Construction of the modern Naval Dockyard began in the 1740s. Enslaved laborers from plantations in the vicinity were sent to work on the dockyard. By 1745 a line of wooden storehouses on the site of the present Copper & Lumber Store Hotel had been built and the reclamation of land to provide adequate wharves had been started. Building continued in the Dockyard between 1755 and 1765, when quarters were built for the Commander-in-Chief on the site of the Officers’ Quarters. Additional storerooms, a kitchen and a shelter for the Commander’s “chaise” were also erected. The first part of the present Saw Pit Shed was constructed, the reclamation of the wharves and their facing with wooden piles was continued, and a stone wall was built to enclose the Dockyard. Between 1773 and 1778 additional construction was undertaken. The boundary walls were extended to their present position; the Guard House, the Porter’s Lodge, the two Mast Houses, the Capstan House, and the first bay of the Canvas, Cordage, and Clothing Store were built; and the first Naval Hospital was built outside the Dockyard. Many of the buildings in the Dockyard today were constructed during a building programme undertaken between 1785 and 1794. The Engineer’s Offices and Pitch and Tar Store were built in 1788 and the Dockyard wall was extended to enclose the new building. The wharves were improved and the northern side of the Saw Pit Shed was built in the same year. In 1789 the Copper and Lumber Store was completed and by 1792 the west side of the Canvas, Cordage, and Clothing Store had been completed. The Blacksmith’s Shop also dates from this period. This building programme overlaps with Nelson’s tenure in the Dockyard from 1784 to 1787. The Sail Loft was built in 1797 adjacent to the Engineer’s Offices and Tar and Pitch Store. Around 1806 the Pay Master’s Office was built and in 1821 the Officers’ Quarters building was constructed to accommodate the growing numbers of officers who accompanied their ships to the yard. The Naval Officer’s and Clerk’s House was built in 1855 and is now home to the Dockyard Museum.
In 1889 the Royal Navy abandoned the Dockyard and it fell into decay. The Society of the Friends of English Harbour began restoration in 1951 and a decade later it was opened to the public. Among the original buildings are two hotels, a museum, craft and food shops, restaurants, and a large marina. Hiking trails radiate across the surrounding national park.
Check out some of the rules below.
Whoop whoop land at last, was that a nice sight or what? We had the BBQ on the fly bridge all ready to go and some beers on ice (just a few) I even had a cigar ready, It was such a nice feeling lighting that.
Here was our first sighting of land just before sunset. The Island of Antigua to the right of the sun.
By the time we got to English Harbour it was pitch black and very hard to find an anchorage with enough room for Kapowai, keeping in mind anchor chain length, water depth and staying out of the shipping channel and away from other boats. However we did find one and dropped the anchor, phew G & T time.
This was the view in the morning.
After a leisurely breakfast, and the first one where you didn’t have to hold your plate down, we got Kapowai ‘Caribbean ready’ deck chairs out, snorkelling gear ready, ice maker working, suntan lotion to hand. A quick radio call to the harbour master and we were on our way to a berth.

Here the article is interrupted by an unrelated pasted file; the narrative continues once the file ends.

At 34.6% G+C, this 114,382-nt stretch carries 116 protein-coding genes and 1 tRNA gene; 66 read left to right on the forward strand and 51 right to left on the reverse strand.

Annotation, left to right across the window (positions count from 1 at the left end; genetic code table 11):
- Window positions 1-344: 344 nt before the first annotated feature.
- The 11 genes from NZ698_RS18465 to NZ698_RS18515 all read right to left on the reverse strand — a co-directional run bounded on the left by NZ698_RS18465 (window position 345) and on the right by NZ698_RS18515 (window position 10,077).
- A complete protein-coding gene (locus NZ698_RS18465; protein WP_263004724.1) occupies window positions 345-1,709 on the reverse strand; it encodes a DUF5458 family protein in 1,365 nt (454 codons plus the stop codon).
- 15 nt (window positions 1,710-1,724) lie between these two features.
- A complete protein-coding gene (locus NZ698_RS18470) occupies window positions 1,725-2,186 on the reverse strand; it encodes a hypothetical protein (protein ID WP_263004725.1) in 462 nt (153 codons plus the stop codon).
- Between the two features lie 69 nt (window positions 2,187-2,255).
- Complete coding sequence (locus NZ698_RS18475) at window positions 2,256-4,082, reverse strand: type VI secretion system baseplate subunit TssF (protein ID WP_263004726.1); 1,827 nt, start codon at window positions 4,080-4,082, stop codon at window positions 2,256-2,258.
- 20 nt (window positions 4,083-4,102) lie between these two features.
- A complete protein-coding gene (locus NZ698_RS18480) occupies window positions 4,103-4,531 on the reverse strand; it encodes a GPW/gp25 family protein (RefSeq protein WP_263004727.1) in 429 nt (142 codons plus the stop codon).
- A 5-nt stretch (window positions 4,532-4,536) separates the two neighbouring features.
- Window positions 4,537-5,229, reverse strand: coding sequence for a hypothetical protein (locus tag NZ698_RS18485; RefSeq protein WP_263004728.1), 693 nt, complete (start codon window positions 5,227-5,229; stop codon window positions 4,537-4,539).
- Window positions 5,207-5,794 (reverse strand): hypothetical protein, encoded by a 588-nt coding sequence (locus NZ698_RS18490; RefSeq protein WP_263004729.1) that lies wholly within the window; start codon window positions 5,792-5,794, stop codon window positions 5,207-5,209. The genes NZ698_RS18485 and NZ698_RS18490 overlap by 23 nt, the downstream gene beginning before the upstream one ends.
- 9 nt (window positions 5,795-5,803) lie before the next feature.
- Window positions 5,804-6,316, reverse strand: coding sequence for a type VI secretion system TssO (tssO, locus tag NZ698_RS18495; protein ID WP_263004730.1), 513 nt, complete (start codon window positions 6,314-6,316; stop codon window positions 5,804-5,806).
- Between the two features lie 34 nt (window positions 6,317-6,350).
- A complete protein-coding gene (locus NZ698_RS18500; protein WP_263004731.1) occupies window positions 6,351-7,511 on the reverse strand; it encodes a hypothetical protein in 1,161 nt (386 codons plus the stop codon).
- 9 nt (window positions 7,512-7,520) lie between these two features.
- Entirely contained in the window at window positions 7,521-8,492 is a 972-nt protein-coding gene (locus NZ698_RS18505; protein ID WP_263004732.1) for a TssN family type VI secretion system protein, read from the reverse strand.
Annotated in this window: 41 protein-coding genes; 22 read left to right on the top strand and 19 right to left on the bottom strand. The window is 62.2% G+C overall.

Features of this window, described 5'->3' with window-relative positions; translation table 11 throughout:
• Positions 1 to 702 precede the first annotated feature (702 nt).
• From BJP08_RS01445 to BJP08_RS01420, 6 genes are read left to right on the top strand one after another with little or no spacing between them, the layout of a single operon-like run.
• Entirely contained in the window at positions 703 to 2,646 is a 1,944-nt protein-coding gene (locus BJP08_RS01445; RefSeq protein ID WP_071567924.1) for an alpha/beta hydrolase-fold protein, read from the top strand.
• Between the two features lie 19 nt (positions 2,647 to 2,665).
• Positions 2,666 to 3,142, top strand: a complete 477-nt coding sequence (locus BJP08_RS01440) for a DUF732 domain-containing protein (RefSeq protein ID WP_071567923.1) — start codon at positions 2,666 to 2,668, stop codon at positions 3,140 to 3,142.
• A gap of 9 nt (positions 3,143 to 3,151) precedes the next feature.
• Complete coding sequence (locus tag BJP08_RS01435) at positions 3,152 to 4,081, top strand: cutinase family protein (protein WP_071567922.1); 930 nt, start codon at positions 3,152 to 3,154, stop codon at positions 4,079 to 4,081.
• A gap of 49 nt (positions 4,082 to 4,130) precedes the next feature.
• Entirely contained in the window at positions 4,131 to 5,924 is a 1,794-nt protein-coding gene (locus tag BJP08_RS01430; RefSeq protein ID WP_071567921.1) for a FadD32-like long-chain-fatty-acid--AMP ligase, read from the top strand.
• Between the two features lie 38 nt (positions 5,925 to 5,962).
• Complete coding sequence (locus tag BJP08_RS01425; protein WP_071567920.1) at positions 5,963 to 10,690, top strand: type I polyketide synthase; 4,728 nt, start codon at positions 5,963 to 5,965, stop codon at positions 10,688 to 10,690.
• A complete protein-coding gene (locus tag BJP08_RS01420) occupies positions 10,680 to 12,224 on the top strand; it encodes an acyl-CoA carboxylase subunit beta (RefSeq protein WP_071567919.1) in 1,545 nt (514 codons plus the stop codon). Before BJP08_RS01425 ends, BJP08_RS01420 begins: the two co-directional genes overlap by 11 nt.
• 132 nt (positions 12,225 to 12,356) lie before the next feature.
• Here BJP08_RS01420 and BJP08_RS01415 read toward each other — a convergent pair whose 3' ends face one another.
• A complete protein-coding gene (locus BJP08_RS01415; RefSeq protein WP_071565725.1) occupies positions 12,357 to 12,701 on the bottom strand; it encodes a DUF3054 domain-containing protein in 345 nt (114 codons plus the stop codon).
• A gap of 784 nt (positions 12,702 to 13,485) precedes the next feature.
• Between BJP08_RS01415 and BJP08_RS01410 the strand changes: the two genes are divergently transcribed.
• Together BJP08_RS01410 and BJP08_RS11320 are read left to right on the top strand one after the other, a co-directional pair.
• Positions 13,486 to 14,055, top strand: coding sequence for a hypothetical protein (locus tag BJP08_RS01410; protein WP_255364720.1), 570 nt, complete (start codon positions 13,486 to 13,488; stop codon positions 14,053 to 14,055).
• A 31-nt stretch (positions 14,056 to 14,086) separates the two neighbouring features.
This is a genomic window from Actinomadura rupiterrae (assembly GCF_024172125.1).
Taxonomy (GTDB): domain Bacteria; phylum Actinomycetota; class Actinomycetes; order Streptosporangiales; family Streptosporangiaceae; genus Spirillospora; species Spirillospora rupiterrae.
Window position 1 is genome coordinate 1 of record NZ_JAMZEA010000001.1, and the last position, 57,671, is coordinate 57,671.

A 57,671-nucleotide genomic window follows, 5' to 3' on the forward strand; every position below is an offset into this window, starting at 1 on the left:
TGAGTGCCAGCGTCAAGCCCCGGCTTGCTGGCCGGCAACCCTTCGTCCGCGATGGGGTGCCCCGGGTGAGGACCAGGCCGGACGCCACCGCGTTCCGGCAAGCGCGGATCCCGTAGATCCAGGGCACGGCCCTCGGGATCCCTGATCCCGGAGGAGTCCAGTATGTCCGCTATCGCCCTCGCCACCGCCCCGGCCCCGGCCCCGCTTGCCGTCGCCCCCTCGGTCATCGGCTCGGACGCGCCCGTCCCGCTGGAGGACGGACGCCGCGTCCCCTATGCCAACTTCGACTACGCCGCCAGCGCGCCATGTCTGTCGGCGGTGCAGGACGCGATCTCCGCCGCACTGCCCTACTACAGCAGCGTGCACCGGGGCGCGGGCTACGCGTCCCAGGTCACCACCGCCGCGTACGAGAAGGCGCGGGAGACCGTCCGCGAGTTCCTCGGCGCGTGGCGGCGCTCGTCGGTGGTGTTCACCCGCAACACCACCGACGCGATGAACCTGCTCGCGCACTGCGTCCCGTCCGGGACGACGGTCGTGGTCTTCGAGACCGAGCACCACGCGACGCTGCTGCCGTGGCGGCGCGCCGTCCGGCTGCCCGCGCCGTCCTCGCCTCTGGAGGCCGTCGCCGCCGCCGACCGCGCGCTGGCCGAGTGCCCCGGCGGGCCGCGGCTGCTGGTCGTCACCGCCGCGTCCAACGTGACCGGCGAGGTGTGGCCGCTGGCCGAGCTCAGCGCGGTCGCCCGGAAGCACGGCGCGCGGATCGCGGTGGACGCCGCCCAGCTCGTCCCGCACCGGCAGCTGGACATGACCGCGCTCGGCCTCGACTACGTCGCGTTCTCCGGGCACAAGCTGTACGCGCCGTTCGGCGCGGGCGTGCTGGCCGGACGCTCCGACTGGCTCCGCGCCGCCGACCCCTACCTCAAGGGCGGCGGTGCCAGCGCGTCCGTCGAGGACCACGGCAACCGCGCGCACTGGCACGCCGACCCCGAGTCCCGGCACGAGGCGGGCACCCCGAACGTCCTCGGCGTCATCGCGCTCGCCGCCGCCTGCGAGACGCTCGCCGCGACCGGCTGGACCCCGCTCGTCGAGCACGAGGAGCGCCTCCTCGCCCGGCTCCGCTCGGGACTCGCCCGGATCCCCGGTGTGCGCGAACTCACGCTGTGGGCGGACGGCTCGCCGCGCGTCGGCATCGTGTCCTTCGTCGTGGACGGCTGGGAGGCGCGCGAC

Kapowai berthed along side, so nice to step onto dry land after so long at sea, I couldn’t have done it with better people on a better boat, big thanks to Sean & Lois and of course Kapowai.
After not seeing a thing for 11 days, the last thing you want to see is a boat in trouble, this morning thats what we saw, to be fair it wasn’t really in trouble now but had been at some point, we first saw it off to starboard and made our way over to it, I grabbed my camera and went and stood on the bow, I took as many shots as I could trying to get a name and to see if there was any sign of life. Sean carefully manoeuvred Kapowai to within a few meters of the boat and blasted the horn, yeah scared the hell out of me. We watched and listened but there was no-one onboard. Rang it in on the sat phone to Antigua SAR and they told us the lone skipper had been picked up by a cargo ship on the 19th February – before we left the Canaries. Brings it home as to how dangerous this sailing can be, i’m glad I didn’t see this early on in the crossing. The boat is a Dufour 29 and I think the name is Masupa.
You can see the mast is gone and the sails are in the water, all the fenders are out so we were pretty sure a rescue had taken place. Hope all involved are safe and well.
Still very little to see and not a lot to do either, except for the all important scrubbing of the decks and engine room checks.
Later we tried some trolling and despite keeping the speed up had three strikes and landed one Mahi-Mahi. Dinner that night, it was great.
Mahi-Mahi or common Dolphinfish (Coryphaena hippurus)
There isn’t a lot to see out here, but most evenings just as the sun was setting we would be treated to a few visitors, here’s one of them, great to watch but hard to photograph.
Leaving Santa Cruz behind and heading toward open water, these were the last few shots of Tenerife, this is the Auditorio de Tenerife “Adán Martín”(formerly named, but still commonly referred to as, Auditorio de Tenerife), it was designed by architect Santiago Calatrava Valls.
It looks like a T-Rex claw to me. A nice shot of the old part of town, and as you can see it was 1520 local time.
Now most vessels use AIS (Automatic Identification System) it’s automatic tracking system used on ships and by vessel traffic services (VTS) for identifying and locating vessels by electronically exchanging data with other nearby ships, AIS base stations, and satellites. I set AIS up on my wife’s phone so she could see where we were at any given time, now people like to take photo’s of boats and upload them to AIS so folk can put a face to a name, so to speak, I phoned my wife from Kapowai as we left the port knowing it was the last time we would speak for at least two weeks. A few days later my wife sent me this photo, you can see me on the back deck talking to Jeanette on my phone, I’m sure if you zoom in you can see a tear, how spooky is that.
Thanks to Ernst-Gert Schmidt, I hope you don’t mind me using your photo.